Gender-responsive early warning system coupled with early response

A gender-responsive early warning system – which is also coupled with an early response system – can both serve the purpose of flagging imminent and emerging incidents and risks such as violence, and strengthen collaboration between relevant of actors involved in relation to risks of violence and conflict. We know today that early warning systems that are people-centered ensuring that appropriate, applicable, and timely early warnings also reach the most vulnerable, including women, -are the most effective ones. They facilitate risk-assessment, information sharing and can support gender-disaggregated data collection relating to risks and incidents to enable prompt and appropriate response. 

Early warning methods developed around elections usually analyze both qualitative and quantitative data. Decisions on which methodology to adopt for an early response system are typically designed depending on early warning tools available and the capacity of implementing organization to exploit them effectively.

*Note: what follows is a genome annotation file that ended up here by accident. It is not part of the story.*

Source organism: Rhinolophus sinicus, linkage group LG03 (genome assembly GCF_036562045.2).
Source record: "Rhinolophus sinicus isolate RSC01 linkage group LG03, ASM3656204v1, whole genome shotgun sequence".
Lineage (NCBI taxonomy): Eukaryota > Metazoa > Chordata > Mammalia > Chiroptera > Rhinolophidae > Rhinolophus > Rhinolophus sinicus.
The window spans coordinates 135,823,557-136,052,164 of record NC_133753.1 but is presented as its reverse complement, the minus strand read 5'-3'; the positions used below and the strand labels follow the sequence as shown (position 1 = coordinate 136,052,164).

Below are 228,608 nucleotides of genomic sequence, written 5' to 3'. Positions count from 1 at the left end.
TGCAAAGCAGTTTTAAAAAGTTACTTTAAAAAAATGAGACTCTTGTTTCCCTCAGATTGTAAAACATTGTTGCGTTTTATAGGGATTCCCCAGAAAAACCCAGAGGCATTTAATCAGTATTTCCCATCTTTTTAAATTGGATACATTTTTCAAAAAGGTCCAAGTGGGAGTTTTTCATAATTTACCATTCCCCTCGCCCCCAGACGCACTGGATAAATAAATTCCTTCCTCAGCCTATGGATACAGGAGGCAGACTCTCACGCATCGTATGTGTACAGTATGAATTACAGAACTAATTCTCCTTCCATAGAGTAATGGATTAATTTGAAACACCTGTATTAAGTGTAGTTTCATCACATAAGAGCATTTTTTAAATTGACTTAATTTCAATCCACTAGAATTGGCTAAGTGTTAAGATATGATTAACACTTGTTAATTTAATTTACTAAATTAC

Allocating resources and building capacity of both analysts and response actors can be helpful and effective methods, as well as increasing the pool of response actors to ensure that interventions are suitable and effective. With a lack of gender-disaggregated data, gender-sensitive indicators can help provide nuanced and contextual information to strengthen early warning systems’ predicative capacity and ensure that they can better respond to challenges faced by women from all walks of life and in all their diversity.  

What is an early warning system?

Early warning has been defined as ‘the set of capacities needed to generate and disseminate timely 

and meaningful warning information to enable individuals, communities and organizations threatened by a hazard to prepare and to act appropriately and in sufficient time to reduce the possibility of harm or loss’ by United Nation’s Disaster Risk Reduction. It usually consists of four main elements: risk assessment, monitoring and warning; dissemination and communication; and response capability.  

A gender-responsive early warning system  

A gender-response early warning system ensures risk preparedness, response and contingency planning, while proactively considering gender by making some adaptations to respond to the specific needs, concerns, and capabilities of marginalized gender groups. In that way, it proactively (re)designs approaches, policies, and practices to reduce gender-based inequalities and to meet the needs of all people. 


The first step is to conduct a gender-sensitive risk assessment.